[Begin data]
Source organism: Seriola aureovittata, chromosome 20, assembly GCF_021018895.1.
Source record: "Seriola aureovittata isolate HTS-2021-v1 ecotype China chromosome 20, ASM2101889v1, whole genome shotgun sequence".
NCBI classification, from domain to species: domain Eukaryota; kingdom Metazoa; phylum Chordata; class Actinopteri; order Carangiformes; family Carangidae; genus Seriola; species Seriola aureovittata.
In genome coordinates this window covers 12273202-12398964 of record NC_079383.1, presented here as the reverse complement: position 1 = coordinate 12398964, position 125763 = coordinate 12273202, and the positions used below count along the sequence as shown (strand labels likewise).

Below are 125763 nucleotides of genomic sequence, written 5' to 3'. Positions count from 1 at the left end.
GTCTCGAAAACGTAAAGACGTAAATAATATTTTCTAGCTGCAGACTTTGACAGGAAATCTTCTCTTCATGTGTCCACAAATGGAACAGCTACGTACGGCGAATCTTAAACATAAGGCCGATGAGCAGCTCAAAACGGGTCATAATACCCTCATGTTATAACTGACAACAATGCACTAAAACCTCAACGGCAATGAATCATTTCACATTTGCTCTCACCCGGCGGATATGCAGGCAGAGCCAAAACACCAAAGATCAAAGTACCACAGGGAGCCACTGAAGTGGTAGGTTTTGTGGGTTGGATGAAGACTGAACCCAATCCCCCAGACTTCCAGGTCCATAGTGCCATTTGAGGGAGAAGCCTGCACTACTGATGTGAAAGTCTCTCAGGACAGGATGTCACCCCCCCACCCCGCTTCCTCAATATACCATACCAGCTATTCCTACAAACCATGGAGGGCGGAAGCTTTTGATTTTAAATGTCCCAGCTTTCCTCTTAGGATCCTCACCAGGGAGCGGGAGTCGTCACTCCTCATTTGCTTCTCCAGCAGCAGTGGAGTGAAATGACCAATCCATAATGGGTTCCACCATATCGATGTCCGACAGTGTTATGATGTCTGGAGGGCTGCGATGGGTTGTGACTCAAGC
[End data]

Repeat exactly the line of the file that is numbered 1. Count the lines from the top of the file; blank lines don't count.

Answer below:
Source organism: Seriola aureovittata, chromosome 20, assembly GCF_021018895.1.